British Election: Repercussions for America
The British General Election, on May 7th, was an epic in two respects. First, in spite of polls forecasting a hung parliament, David Cameron's Conservative Party was given unexpectedly large support, winning 331 seats, or 51 % for an overall majority of four, and showing once again the failure of left wing parties to make traction in Europe. Second, Nicola Sturgeon's Scottish Nationalists Party (SNP) swept the Labour Party aside in Scotland to achieve an unexpected landslide and rekindle Scottish pressure for independence and, with it, a threat to the continued cohesion of the United Kingdom. Likely there will be important long-term repercussions for the United States.
Some twelve polls forecast an exceptionally tight General Election. In the run-up to the polls Labour Party Leader Ed Miliband took a bold, and ultimately unsuccessful, populist gamble by calling for a radical overhaul of government, including the abolition of the House of Lords (which was seen by some as an initial step towards the abolition of the Monarchy). Of more immediate concern was Miliband's proposal for an annual 'mansion tax' on houses valued at over two million Sterling in order to bring an end to all austerity. Following the current central bank induced asset boom, quality single bedroom apartments in central London are already valued more than two million. Apparently Mr. Miliband advanced far beyond the front lines of the class war and ended up in an exposed position, where he was subject to withering counter fire. At the last minute, there was a massive hemorrhage of support for the Labour (232 seats, or 36%) and Liberal (8 seats, or 1%) parties leading to a surprise Conservative victory overall. From my perspective, the result was due more to a deepening fear of radical socialism than a love of Conservatism.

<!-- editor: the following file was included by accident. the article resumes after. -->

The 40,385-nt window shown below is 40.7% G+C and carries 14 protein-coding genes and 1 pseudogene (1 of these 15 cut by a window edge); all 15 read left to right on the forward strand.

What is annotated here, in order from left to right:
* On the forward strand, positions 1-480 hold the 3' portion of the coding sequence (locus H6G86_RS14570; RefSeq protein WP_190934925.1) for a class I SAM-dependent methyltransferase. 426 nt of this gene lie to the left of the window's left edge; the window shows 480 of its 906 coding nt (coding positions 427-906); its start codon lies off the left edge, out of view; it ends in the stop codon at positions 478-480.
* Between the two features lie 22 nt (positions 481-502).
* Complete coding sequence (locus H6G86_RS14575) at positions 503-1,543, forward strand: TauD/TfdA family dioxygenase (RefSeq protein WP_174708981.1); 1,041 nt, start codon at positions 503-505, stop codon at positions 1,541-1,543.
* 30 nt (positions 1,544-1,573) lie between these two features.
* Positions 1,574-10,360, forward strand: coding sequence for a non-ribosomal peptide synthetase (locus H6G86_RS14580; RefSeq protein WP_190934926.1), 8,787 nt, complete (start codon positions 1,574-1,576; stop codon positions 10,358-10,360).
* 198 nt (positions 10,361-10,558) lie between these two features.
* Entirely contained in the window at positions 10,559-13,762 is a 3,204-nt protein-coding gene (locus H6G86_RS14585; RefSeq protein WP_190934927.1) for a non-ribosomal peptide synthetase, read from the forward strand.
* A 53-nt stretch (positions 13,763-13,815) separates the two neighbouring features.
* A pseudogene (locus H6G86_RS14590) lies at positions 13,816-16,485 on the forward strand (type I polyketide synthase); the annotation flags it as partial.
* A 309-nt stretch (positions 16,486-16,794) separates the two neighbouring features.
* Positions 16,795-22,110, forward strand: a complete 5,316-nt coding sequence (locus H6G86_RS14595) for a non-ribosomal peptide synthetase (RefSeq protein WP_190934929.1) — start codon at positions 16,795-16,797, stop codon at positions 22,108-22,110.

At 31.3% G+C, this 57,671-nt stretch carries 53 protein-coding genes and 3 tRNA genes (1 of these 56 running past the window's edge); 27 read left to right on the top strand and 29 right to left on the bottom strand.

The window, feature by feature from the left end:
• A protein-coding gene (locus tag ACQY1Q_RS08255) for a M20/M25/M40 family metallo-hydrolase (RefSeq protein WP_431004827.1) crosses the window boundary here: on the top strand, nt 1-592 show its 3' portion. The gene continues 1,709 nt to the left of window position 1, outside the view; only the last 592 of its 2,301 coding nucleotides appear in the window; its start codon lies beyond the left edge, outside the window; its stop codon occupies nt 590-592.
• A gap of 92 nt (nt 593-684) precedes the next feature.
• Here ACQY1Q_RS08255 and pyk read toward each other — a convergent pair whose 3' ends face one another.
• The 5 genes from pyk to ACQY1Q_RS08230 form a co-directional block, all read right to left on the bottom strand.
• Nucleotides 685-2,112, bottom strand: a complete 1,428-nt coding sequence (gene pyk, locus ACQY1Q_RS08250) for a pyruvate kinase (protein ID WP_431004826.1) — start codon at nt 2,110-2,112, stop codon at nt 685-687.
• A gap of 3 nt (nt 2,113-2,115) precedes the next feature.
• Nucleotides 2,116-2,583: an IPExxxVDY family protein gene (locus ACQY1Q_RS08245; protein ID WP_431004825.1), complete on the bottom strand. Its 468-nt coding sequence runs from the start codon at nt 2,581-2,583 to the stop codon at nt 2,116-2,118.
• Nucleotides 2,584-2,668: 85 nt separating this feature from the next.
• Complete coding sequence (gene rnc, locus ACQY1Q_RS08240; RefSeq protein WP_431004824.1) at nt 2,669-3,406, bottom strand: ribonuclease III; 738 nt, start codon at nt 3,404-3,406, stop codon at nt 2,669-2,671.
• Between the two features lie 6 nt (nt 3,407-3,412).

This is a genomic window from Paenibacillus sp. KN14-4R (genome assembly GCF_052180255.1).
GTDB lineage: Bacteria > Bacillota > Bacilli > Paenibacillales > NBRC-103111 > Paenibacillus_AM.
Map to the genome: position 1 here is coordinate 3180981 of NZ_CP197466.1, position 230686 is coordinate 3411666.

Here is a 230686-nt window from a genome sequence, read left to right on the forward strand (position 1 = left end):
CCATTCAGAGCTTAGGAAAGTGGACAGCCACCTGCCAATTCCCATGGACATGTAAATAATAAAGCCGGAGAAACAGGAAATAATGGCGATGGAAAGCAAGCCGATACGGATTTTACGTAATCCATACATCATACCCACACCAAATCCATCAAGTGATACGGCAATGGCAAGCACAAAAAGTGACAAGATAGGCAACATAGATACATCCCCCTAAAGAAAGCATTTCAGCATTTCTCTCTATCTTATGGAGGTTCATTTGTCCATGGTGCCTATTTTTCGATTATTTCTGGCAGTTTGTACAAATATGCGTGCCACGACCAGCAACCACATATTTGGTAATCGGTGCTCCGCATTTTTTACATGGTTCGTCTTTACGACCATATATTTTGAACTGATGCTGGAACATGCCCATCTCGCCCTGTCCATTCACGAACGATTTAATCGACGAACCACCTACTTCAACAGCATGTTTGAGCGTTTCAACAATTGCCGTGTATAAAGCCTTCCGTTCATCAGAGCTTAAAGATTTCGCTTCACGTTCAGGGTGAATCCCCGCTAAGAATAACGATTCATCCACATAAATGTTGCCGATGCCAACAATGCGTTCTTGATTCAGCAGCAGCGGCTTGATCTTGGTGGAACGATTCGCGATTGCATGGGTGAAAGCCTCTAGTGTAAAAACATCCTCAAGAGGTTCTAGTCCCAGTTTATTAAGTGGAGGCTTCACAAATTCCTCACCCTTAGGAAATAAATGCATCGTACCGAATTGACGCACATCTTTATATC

Regardless, it enables Cameron now to govern for a further five years without pandering to left wing, intensely pro-EU Liberals for the coalition support that he needed over the past five years. However, an overall majority of seven remains vulnerable in the face of potential rebellions by euro-skeptic Conservatives.
Cameron can expect trouble when UK voters are offered their first democratic referendum on membership of the European Union (as distinct from the European Economic Community to which the UK is a major contributor and Greece the major beneficiary).
Instead of making efforts to re-unite the Conservative Party, Cameron ridiculed and insulted former Thatcherite Conservatives who joined the UK Independence Party (UKIP) led by Nigel Farage. This lost him an estimated 22 seats in the 2010 election, leading to his 5-year coalition with the Liberals. This will give the Conservatives a much freer hand in setting their own agenda.
On the surface, it appears that Cameron's victory will lead to closer support of the U.S. However, hidden ramifications exist for the U.S. over the long-term. With no need to fear a backlash from UKIP, it is possible that the Conservatives will drift closer into the orbit of the German led EU. This will dilute Great Britain's 'Special Relationship' with the United States.